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July 29, 2015 to August 6, 2015
World Forum
Europe/Amsterdam timezone

Cosmic particle acceleration after a decade of VHE gamma-ray observations

Jul 31, 2015, 9:00 AM
45m
World Forum Theater (World Forum)

World Forum Theater

World Forum

Churchillplein 10 2517 JW Den Haag The Netherlands
Invited Review talk GA-EX Invited Review Talks

Speaker

Prof. Felix Aharonian (DIAS Ireland and MPI Heidelberg)

Description

Gamma-rays observations are believed to play a crucial role in the solution to the long standing problem of origin of cosmic rays (CRs). The results obtained over the last decade with the space and ground based detectors have demonstrated the great potential of gamma-ray astronomy, in particular in the context of the search and identification of major contributors to the flux of galactic and extragalactic CRs. Presently, more than 150 objects are reported as VHE gamma-ray emitters. These may be categorised into ten (or so) source populations, including Supernova Remnants (SNRs) and Active Galactic Nuclei (AGN) which have been predicted, within the frameworks of different astrophysical scenarios and conceptual/theoretical schemes, as the most likely factories of production of galactic and extragalactic CRs, respectively. However, the attempts of interpretation of these results generally reveal quite large uncertainties in estimates of the principal model parameters. This prevents us from clear-cut statements, e.g. regarding the contribution of SNRs to the bulk of galactic cosmic rays, in particular at PeV energies (the domain of the “knee” in the CR spectrum). I will briefly discuss the progress regarding the recent “hunt” for the PeVatrons, and highlight some regions in our Galaxy, including the Galactic Center, which may accommodate proton PeVatrons. If confirmed, this would be a major milestone towards the understanding the origin of galactic CRs. At the same time, the recent gamma-ray observations demonstrate that particle acceleration is a widely spread phenomenon taking place with remarkable diversity, with regards the acceleration mechanisms, type of sources, scales of available energy, etc. In specific environments, e.g. in Pulsar Wind Nebulae (PWN) and in blazars, the particle acceleration can proceed with unusually high efficiency in the sense of both the total energy released in an ensemble of nonthermal particles and the maximum energy achieved by individual particles. In some cases these machines seem to operate at an acceleration rate close to the theoretical limit set by the classical electrodynamics. Thus, there are many reasons to believe that the spectral, spatial and temporal studies of these extreme accelerators with the next generation gamma-ray instruments like CTA, will result in discoveries the significance of which could go beyond the traditional topics related to the origin of CRs.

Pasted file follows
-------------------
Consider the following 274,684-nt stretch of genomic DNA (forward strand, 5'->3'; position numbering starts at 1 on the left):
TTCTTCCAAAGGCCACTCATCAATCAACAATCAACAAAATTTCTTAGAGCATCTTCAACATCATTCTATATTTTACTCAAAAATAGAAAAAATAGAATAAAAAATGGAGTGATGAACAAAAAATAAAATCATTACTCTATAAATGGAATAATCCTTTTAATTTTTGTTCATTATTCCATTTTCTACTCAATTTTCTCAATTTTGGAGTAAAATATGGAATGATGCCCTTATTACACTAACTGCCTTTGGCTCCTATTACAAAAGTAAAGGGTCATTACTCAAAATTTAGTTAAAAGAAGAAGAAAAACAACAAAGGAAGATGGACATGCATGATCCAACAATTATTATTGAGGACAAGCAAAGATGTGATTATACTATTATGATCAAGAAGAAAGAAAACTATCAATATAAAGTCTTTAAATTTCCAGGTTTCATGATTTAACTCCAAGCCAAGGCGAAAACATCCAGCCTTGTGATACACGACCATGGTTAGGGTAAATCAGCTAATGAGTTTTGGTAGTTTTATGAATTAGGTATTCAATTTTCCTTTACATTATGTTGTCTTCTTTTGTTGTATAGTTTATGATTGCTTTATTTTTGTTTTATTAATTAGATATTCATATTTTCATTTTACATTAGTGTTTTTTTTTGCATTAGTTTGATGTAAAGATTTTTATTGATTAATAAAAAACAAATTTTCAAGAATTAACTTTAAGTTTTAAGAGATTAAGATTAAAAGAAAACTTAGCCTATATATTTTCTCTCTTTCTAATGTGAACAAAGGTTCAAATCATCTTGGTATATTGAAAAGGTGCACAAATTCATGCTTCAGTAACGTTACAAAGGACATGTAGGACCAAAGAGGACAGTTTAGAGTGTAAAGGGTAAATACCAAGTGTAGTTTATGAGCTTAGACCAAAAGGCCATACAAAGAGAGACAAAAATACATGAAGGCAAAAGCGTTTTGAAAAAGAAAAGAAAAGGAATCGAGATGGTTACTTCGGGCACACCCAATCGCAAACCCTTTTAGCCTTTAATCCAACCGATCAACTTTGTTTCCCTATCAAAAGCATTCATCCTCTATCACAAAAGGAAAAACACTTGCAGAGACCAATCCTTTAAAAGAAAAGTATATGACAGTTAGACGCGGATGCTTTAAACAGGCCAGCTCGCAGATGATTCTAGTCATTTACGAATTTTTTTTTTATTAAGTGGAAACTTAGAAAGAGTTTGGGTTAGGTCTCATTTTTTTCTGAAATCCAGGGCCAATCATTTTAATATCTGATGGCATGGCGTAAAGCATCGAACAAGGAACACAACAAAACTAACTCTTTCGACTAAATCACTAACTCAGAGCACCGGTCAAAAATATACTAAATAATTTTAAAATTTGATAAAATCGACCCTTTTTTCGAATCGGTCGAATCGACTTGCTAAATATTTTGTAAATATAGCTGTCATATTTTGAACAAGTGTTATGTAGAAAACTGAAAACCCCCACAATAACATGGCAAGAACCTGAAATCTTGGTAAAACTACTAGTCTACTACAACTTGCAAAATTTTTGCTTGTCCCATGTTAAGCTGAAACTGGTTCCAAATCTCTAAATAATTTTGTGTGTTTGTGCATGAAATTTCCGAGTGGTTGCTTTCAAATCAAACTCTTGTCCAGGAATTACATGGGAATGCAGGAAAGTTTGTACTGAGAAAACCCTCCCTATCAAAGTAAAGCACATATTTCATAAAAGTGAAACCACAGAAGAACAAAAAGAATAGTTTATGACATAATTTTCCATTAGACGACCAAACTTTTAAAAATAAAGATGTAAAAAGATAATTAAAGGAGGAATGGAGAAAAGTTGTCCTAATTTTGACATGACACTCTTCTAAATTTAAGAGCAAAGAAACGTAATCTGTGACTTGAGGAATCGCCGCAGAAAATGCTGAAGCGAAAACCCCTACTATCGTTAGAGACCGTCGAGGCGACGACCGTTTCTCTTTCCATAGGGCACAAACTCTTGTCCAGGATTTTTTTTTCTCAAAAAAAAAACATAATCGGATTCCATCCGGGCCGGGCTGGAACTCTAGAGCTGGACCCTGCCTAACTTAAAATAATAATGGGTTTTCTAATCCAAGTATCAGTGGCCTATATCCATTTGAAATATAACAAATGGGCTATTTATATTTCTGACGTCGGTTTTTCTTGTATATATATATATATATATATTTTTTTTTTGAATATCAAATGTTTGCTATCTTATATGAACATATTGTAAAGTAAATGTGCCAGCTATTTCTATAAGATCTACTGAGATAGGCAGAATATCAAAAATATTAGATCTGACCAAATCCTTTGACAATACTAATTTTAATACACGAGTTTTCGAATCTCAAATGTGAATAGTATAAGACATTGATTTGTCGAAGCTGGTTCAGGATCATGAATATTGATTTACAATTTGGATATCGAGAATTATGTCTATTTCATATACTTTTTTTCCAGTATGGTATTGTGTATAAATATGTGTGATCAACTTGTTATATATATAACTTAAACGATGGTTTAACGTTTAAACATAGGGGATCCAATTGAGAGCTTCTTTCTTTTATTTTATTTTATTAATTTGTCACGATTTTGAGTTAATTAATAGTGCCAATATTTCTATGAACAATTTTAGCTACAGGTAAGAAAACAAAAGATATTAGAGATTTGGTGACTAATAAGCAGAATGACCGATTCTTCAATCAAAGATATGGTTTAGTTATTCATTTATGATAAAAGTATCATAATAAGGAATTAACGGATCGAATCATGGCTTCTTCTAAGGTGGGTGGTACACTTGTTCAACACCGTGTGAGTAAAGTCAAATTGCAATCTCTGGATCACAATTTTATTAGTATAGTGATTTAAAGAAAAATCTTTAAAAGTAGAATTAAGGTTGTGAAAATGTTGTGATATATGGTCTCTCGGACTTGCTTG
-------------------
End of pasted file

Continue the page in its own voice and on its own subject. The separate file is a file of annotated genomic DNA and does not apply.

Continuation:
Collaboration -- not specified --
Registration number following "ICRC2015-I/" 1076

Primary author

Prof. Felix Aharonian (DIAS Ireland and MPI Heidelberg)

Presentation materials